Bread and butter are essential, but sometimes one craves a glass of wine. Rogers Brubaker’s Grounds for Difference (Harvard University Press, 2015) can satisfy this craving for a while by offering broad theoretical observations on contemporary group identity and inequality. In this book, Brubaker reiterates and expands the constructivist conception of ethnic identity developed in his and others’ earlier works. He does so in the face of the recent comeback of organic, objectivist conceptions of ethnic identity, which he associates, among other things, with skewed interpretations of new developments in genomic research. While Brubaker emphasizes that group identities are socially constructed (or, to use Benedict Anderson’s term, imagined), rather than natural or objective, he also acknowledges the persistence of such identities and their sustained influence on domestic and international politics, even – or precisely – in the time of globalization and mass immigration. The book does not always flow smoothly, not least because it consists of a number of separate articles that seem to have been put together in a somewhat incidental way. Yet, the insights that it offers into contemporary conceptions and operations of ethnic, religious, and national identities can be much valuable for international lawyers concerned with social inequality, violent conflicts, and international cooperation more generally.
Whenever I wish to share some thoughts about groupism, conflict, and inequality with my kids, my first choice—in 2019 as well as in previous years—would be The Sneetches by Dr. Seuss (Theodor Seuss Geisel) (1961). This children’s classic tells the story of an imaginary society of creatures called Sneetches, whereby members who happen to have the mark of a star on their belly discriminate against plain-belly members and deprive them of social and economic opportunities. The absurdity of this arbitrary discrimination becomes apparent when a “Fix-It-Up Chappie” with a peculiar star-print machine adds and removes belly stars to whoever pays him, until all Sneetches are left penniless and exhausted. There are so many lessons to learn from this short story– about those who exclude, those who are excluded, and those who take advantage of both. But, to be honest, it is not these lessons, but rather the engaging plot, the smooth rhythm, the enchanting rhymes, and the funny illustrations, that make this book (like Dr. Seuss’ other books) so delightful for both children and adults.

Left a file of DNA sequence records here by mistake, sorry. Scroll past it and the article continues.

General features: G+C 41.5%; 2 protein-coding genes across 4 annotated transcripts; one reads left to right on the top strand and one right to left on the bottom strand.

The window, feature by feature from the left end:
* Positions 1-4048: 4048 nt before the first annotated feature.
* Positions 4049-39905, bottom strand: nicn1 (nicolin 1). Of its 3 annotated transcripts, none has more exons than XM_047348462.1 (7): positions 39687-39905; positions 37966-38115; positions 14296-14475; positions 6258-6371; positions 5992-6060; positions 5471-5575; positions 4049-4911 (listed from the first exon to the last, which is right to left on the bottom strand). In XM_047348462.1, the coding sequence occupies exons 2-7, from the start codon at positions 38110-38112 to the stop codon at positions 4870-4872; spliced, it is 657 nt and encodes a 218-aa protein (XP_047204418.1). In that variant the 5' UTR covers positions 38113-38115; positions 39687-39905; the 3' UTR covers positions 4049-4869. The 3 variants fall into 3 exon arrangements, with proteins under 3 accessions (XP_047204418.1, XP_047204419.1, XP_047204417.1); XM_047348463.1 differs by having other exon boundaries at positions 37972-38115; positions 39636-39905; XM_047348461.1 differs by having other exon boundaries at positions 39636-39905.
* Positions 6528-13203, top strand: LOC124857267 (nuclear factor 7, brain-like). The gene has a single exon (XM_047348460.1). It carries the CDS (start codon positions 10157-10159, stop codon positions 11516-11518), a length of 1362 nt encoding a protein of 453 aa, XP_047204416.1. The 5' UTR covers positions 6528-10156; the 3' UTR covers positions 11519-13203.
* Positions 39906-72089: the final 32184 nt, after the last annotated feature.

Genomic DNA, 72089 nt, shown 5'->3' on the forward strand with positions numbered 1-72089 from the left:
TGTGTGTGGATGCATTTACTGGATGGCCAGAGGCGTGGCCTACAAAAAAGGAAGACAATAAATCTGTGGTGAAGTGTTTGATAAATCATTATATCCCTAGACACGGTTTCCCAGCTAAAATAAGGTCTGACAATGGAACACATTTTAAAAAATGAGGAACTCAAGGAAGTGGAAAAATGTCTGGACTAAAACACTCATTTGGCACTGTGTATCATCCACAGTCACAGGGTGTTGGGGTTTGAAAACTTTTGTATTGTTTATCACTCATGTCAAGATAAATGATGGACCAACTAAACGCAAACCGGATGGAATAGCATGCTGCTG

Finally, the best book I have read (and looked at, and listened to) in 2019 is Leonard Cohen’s posthumous collection The Flame (edited by Robert Faggen & Alexandra Pleshoyano, published by Farrar, Straus and Giroux, 2018). The book includes hundreds of poems, lyrics, notes, and drawings selected from Cohen’s unpublished work (however, the lyrics were included in his last albums). Rather than attempting to catch the magic of this precious book in words, I wish to cite the first two stanzas of the poem Almost like the Blues (which also appears in Cohen’s 2014 album Popular Problems). There are many ways to understand this poem. To me, it is primarily a sharp, troubling, reluctantly amusing description of the inability—and perhaps also unwillingness—of privileged persons who hear, read, speak, and write about war, poverty, and persecution to fully grasp these experiences. This does not mean, of course, that we should stop caring and acting, or that “careless is the way to go”, as Cohen teasingly notes in another place. It only suggests that in our endeavors to make a difference, we—conscious individuals, political activists, international lawyers, and others—should be aware of and sensitive to such gaps.
I saw some people starving
There was murder, there was rape
Their villages were burning
They were trying to escape
I couldn’t meet their glances
I was staring at my shoes
It was acid, it was tragic
It was almost like the blues
It was almost like the blues
I have to die a little
Between each murderous thought
And when I’m finished thinking
I have to die a lot
There’s torture and there’s killing
And there’s all my bad reviews
The war, the children missing
Lord, it’s almost like the blues
It’s almost like a blues.